Thyroid Stimulating Hormone (TSH)
Electrochemiluminescence Immunoassay (ECLIA)
Tuesday & Friday
One 6mL RT (Min: 4mL RT)
1 mL refrigerated serum (Min: 0.5 mL)
Stored at 2 - 8°C until used; Stable if frozen at - 20°C
Do not use heat-inactivated samples.
0.30 – 4.0 mIU/L
The determination of TSH serves as the initial test in thyroid diagnostic evaluation of ambulatory patients. Even very slight changes in the concentrations of the free thyroid hormones bring about much greater opposite changes in the TSH level. Accordingly, TSH is a very sensitive and specific parameter for assessing thyroid function and is particularly suitable for early detection or exclusion of disorders in the central regulating circuit between the hypothalamus, pituitary and thyroid.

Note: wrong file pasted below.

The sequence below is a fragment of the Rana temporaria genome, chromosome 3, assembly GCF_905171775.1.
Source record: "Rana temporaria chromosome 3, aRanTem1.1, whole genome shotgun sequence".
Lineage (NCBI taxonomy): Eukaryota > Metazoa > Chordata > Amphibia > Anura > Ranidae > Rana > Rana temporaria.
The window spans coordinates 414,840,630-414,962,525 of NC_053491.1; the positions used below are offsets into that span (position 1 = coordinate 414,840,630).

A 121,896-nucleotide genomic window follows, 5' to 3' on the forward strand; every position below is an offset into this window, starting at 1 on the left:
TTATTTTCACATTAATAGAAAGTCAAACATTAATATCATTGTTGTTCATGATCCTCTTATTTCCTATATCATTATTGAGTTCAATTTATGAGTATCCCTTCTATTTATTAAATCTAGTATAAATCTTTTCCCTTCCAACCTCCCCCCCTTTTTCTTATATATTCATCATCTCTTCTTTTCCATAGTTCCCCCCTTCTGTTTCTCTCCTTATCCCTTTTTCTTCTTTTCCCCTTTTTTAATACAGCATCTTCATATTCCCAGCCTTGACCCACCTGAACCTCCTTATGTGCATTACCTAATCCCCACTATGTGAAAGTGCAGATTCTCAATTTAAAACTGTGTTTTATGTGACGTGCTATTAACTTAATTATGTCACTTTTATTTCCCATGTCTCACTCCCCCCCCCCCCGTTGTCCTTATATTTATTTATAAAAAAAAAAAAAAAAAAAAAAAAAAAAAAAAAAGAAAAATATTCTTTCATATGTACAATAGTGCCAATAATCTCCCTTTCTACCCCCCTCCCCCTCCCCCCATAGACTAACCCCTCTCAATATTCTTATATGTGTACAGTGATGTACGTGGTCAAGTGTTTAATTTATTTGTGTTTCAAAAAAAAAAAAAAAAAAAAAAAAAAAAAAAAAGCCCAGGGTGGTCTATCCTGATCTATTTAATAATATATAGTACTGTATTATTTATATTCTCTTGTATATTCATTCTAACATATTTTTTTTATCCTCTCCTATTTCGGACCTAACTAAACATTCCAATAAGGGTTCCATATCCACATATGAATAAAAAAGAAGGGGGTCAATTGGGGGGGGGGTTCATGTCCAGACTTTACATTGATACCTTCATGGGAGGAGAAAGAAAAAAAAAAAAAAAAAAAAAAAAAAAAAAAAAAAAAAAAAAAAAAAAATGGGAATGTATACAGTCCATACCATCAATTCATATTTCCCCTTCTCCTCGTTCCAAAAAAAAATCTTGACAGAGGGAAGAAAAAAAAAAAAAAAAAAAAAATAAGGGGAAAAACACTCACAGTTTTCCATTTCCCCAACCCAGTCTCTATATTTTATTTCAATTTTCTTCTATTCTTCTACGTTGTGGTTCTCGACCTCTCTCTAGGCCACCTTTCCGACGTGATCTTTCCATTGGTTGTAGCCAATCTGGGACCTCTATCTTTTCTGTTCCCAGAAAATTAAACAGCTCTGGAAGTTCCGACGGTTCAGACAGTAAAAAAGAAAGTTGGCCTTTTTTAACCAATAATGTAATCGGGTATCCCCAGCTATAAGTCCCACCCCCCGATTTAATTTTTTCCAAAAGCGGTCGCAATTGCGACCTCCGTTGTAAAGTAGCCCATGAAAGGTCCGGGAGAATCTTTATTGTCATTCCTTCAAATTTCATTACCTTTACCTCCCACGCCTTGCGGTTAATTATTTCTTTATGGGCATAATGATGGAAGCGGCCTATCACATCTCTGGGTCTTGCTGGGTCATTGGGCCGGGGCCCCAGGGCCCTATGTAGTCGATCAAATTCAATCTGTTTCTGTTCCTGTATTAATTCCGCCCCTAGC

Thyroid-stimulating hormone (TSH, thyrotropin) is a glycoprotein having a molecular weight of approximately 30,000 daltons and consisting of two subunits. The beta-subunit carries the TSH-specific immunological and biological information, whereas the alpha-chain carries species-specific information and has an identical amino acid sequence to the alpha chains of LH, FSH and hCG.
TSH is formed in specific basophil cells of the anterior pituitary and is subject to a circadian secretion sequence. The hypophyseal release of TSH (thyrotropic hormone) is the central regulating mechanism for the biological action of thyroid hormones. TSH has a stimulating action in all stages of thyroid hormone formation and secretion; it also has a proliferative effect.